Is the Serbia-Kosovo border under control?
It is under control as far as the cooperation between the Serbian armed forces and KFOR is concerned - in restricting the movements of violence-prone groups. However, police supervision and border control on the other side, in parts of northern Kosovo, is not fully organized.
Alternative routes still exist in the border region, although NATO has ordered that they be closed. When will this happen?
We are not a rule-of-law mission - that's EULEX's task. Our focus is on maintaining security, while EULEX takes care of law enforcement. Border politics fall rather into the latter category.
There have been clashes between Serbian and Kosovar police in recent weeks, resulting in some deaths. How great is the danger of an escalation of the situation in northern Kosovo, not only on election day but in general?
The violent incidents in April resulted in heated words being spoken by the media and local politicians. This aggravated the nervous state that the two ethnic groups find themselves in. Luckily, the situation has become somewhat more relaxed in the last few days, mainly because both the media and the politicians have softened their tone. At the same time, KFOR has increased its presence in the crisis regions over the past two weeks.
Of course, the elections on Sunday do create a danger of further escalation. We have had many meetings to analyze the risk, and together with the local police and EULEX we are convinced that we have taken the right measures in the right places to be able to tackle any conflicts before they get out of hand.
In the north of Kosovo there are armed groups, criminals and Serbian police units. Who bears the responsibility for the situation in this region?
I believe that both governments - in Pristina as well as in Belgrade - need to assume responsibility. And they need to stay alert and avoid drawing too much attention to certain topics so that they don't add fuel to the fire.
The responsibility for northern Kosovo is also shared by local representatives, who are not always cooperative when it comes to settling the conflict and easing the anxiety of local residents. The international community is also responsible to a certain extent - in its contribution to establishing dialog between Pristina and Belgrade, as the EU does, and in the form of international organizations that function here. And I also see KFOR as responsible for preventing tensions and the spread of violent conflict.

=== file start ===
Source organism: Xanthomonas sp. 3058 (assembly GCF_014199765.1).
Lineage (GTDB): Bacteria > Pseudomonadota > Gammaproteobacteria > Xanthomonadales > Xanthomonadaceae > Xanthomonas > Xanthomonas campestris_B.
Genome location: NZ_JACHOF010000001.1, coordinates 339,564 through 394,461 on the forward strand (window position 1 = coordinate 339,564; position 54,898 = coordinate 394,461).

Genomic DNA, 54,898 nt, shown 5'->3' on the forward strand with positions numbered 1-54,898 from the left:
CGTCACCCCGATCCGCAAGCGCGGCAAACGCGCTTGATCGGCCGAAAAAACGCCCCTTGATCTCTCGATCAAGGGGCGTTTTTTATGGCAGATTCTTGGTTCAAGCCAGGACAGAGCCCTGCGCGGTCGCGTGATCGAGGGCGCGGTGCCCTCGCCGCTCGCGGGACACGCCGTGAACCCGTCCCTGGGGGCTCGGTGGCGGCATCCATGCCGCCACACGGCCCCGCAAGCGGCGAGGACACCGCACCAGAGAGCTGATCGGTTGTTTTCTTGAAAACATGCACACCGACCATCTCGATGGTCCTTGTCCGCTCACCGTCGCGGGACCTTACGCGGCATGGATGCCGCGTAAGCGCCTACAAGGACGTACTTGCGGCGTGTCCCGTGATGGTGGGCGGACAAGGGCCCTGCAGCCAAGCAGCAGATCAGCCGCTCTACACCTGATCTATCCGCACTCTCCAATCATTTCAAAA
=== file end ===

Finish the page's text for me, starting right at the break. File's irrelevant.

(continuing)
KFOR is able to keep the situation under control, but without solving the underlying problem and improving the political situation. How can the international community help here?
You are right. A military solution is not on the cards - we need a political solution. The dialog between Pristina and Belgrade is a step in this direction. There is hope that it will stabilize the relations between the two governments and countries.
Another alternative would be for the Kosovo government to open dialog with its Serbian minority in the north, which currently shows little interest in being integrated into Kosovo. I'm glad that the government has already taken the first steps towards getting the northern residents interested becoming an integral part of Kosovo. This could be the key to solving the problem.
NATO Secretary-General Anders Fogh Rasmussen has issued a statement calling on "all leaders and communities to show restraint" during voting on May 6 in the Serbian elections by ethnic Serbs living in Kosovo.
Rasmussen's statement also says he's confident NATO's peacekeeping forces in Kosovo will do everything necessary to preserve a "safe and secure" environment and prevent tensions from escalating during the May 6 vote.
Under an arrangement overseen by the Organization for Security and Cooperation in Europe, some 110,000 ethnic Serbs in Serbian-dominated northern Kosovo are eligible to cast ballots in the vote for parliament and president of neighboring Serbia.
The leadership of Kosovo, which has a large ethnic Albanian majority, declared independence from Serbia in 2008, but Serbia's government rejects this and says the territory is still part of Serbia.